Whenarriving at a job site, you may think you are just out on a service call to get a unit back up and running. The fact is, you are stepping into the newest episode of your favorite investigation television drama. The victim: therefrigerant circuit. The weapon: refrigerant gauges.
Specifically, gauges can be effective for improving performance, or they can be deadly against a compressor. Therefore, most compressors do not die. They are victims of murder.
Direct expansion (DX) HVAC systems use three mass fluid flows to move heat into or out of a building. These include:
To properly charge the refrigerant, all three flows need to work as designed. When technicians overlook the indoor and outdoor airflows and begin adjusting system superheat and subcooling, results can be unpredictable.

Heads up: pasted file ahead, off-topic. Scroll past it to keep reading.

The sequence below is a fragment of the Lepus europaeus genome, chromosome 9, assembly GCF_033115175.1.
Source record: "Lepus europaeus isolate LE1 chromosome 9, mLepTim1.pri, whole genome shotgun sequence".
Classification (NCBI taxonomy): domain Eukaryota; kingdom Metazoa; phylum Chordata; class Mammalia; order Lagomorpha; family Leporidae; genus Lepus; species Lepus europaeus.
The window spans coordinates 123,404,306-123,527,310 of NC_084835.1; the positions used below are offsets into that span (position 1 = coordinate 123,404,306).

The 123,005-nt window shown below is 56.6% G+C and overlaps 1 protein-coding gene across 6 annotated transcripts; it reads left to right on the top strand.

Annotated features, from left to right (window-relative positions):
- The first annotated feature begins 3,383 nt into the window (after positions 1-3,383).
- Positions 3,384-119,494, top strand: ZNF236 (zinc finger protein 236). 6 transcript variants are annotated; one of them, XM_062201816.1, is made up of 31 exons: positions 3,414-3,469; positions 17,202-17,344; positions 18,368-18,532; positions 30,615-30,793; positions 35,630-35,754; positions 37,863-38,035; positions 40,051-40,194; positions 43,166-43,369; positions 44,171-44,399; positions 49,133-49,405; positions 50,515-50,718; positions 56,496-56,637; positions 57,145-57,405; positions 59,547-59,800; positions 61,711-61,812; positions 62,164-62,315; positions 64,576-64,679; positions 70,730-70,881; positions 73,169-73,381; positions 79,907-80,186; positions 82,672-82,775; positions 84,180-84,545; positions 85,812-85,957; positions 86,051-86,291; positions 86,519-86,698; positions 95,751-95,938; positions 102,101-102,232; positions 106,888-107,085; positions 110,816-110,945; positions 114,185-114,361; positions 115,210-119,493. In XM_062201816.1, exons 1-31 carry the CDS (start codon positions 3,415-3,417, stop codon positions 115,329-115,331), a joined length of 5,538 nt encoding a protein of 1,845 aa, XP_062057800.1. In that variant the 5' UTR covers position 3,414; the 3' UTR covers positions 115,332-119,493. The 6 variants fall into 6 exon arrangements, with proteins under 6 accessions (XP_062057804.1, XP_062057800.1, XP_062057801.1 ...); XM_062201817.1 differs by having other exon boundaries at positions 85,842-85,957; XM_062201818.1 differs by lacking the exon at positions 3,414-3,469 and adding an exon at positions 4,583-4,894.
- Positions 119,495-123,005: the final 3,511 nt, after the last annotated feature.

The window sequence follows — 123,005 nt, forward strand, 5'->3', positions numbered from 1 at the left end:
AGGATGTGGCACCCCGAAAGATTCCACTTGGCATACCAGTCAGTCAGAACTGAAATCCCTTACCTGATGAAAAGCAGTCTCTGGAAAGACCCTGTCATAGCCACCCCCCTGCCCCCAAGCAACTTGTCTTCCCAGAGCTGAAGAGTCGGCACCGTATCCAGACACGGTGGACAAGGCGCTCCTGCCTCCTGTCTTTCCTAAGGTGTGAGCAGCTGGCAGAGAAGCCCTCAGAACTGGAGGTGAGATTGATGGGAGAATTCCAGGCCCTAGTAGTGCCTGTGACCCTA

In California, our utilities require an analysis to verify the results of their incentive programs that focus on maintenance. In one case, testers found little positive impact to adjusting a refrigerant charge unless the system was severely undercharged. Attempting to address the three mass fluid flows by refrigerant charge alone has struggled to show even a 5% average improvement in capacity.
Before attaching gauges to any refrigerant circuit, be sure you have a clear reason for doing so. Setting up a process within your company will ensure uniformity between technicians. Like your favorite CSI television show (ncilink.com/CSItv), you begin by gathering facts.
National Comfort Institute (NCI) shares two points at the start of most of their Performance-Based testing and diagnostics classes: ?If you don?t measure, you?re just guessing?,? and ?without facts, you?re just another person with an opinion.?
So, what do you look for? Some of the evidence NCI discusses in their refrigerant-side performance class include:
So, before connecting gauges, here is a checklist of items to verify:
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